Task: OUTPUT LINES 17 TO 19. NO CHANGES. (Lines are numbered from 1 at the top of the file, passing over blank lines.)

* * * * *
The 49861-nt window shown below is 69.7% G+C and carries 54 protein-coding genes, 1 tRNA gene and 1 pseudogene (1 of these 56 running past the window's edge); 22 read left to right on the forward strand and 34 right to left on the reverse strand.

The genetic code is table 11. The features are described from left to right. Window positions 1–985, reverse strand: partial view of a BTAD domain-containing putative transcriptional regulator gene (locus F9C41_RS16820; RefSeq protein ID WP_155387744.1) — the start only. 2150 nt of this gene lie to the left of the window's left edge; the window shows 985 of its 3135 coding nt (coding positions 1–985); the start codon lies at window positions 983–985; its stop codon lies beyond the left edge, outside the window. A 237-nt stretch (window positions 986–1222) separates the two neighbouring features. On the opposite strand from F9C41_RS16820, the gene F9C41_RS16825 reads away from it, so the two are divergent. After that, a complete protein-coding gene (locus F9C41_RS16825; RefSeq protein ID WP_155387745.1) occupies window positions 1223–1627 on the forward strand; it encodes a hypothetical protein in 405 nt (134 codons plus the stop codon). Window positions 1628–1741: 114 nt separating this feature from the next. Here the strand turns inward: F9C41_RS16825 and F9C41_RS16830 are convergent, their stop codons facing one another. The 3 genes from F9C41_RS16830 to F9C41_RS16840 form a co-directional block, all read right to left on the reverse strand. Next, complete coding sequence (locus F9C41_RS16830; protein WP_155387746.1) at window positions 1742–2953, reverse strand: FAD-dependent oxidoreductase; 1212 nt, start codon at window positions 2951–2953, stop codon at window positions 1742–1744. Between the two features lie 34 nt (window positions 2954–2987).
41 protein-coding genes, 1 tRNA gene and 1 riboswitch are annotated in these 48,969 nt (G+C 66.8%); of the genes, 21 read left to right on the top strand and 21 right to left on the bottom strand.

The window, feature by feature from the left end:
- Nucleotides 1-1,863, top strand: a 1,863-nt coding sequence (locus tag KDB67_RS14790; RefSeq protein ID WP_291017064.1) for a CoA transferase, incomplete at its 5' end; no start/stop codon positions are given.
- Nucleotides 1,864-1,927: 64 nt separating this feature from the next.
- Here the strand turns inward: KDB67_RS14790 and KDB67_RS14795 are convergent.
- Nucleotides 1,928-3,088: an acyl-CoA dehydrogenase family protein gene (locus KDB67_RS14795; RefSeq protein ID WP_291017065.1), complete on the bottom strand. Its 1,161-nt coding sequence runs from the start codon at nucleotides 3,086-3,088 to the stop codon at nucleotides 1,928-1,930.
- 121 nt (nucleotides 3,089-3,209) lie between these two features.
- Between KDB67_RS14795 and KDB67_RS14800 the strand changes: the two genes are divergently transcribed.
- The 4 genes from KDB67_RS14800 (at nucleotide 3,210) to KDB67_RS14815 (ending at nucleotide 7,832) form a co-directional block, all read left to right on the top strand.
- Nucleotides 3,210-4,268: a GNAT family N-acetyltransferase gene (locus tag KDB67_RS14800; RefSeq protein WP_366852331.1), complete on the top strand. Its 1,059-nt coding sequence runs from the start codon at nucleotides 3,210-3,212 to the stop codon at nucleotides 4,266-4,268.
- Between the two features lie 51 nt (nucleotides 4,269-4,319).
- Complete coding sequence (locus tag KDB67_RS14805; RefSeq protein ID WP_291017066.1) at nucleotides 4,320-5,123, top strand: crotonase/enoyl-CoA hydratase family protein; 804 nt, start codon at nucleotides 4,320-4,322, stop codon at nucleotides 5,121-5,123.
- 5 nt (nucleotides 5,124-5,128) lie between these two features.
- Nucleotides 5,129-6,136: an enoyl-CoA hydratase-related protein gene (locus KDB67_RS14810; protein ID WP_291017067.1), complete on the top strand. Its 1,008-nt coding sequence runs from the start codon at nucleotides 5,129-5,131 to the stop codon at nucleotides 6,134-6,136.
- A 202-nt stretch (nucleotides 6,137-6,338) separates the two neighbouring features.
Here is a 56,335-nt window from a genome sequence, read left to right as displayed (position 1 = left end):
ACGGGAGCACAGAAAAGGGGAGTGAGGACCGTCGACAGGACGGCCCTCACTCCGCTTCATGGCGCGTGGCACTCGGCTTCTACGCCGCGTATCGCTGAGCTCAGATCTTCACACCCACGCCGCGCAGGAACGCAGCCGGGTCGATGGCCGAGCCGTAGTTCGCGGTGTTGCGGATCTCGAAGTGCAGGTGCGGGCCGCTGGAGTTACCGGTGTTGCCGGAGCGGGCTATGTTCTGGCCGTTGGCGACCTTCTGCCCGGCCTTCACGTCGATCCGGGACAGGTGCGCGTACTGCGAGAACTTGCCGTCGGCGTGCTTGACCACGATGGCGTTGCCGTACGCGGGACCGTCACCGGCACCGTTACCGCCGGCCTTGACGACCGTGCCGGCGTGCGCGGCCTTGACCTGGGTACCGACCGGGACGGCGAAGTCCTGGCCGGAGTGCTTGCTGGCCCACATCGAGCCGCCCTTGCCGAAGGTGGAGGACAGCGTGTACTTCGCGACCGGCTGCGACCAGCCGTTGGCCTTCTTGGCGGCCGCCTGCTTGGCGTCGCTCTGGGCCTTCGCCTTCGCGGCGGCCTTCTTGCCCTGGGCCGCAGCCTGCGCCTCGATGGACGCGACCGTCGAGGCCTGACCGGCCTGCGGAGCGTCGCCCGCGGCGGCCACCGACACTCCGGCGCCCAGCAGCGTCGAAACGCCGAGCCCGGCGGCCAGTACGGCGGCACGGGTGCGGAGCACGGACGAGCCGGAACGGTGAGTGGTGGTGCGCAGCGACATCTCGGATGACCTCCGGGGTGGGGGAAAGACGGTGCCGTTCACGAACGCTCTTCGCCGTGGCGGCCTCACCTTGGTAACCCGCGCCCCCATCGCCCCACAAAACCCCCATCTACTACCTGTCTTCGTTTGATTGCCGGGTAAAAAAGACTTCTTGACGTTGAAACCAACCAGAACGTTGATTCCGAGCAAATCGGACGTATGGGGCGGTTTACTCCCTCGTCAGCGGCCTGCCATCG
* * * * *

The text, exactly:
- A 202-nt stretch (nucleotides 6,137-6,338) separates the two neighbouring features.
Here is a 56,335-nt window from a genome sequence, read left to right as displayed (position 1 = left end):
ACGGGAGCACAGAAAAGGGGAGTGAGGACCGTCGACAGGACGGCCCTCACTCCGCTTCATGGCGCGTGGCACTCGGCTTCTACGCCGCGTATCGCTGAGCTCAGATCTTCACACCCACGCCGCGCAGGAACGCAGCCGGGTCGATGGCCGAGCCGTAGTTCGCGGTGTTGCGGATCTCGAAGTGCAGGTGCGGGCCGCTGGAGTTACCGGTGTTGCCGGAGCGGGCTATGTTCTGGCCGTTGGCGACCTTCTGCCCGGCCTTCACGTCGATCCGGGACAGGTGCGCGTACTGCGAGAACTTGCCGTCGGCGTGCTTGACCACGATGGCGTTGCCGTACGCGGGACCGTCACCGGCACCGTTACCGCCGGCCTTGACGACCGTGCCGGCGTGCGCGGCCTTGACCTGGGTACCGACCGGGACGGCGAAGTCCTGGCCGGAGTGCTTGCTGGCCCACATCGAGCCGCCCTTGCCGAAGGTGGAGGACAGCGTGTACTTCGCGACCGGCTGCGACCAGCCGTTGGCCTTCTTGGCGGCCGCCTGCTTGGCGTCGCTCTGGGCCTTCGCCTTCGCGGCGGCCTTCTTGCCCTGGGCCGCAGCCTGCGCCTCGATGGACGCGACCGTCGAGGCCTGACCGGCCTGCGGAGCGTCGCCCGCGGCGGCCACCGACACTCCGGCGCCCAGCAGCGTCGAAACGCCGAGCCCGGCGGCCAGTACGGCGGCACGGGTGCGGAGCACGGACGAGCCGGAACGGTGAGTGGTGGTGCGCAGCGACATCTCGGATGACCTCCGGGGTGGGGGAAAGACGGTGCCGTTCACGAACGCTCTTCGCCGTGGCGGCCTCACCTTGGTAACCCGCGCCCCCATCGCCCCACAAAACCCCCATCTACTACCTGTCTTCGTTTGATTGCCGGGTAAAAAAGACTTCTTGACGTTGAAACCAACCAGAACGTTGATTCCGAGCAAATCGGACGTATGGGGCGGTTTACTCCCTCGTCAGCGGCCTGCCATCG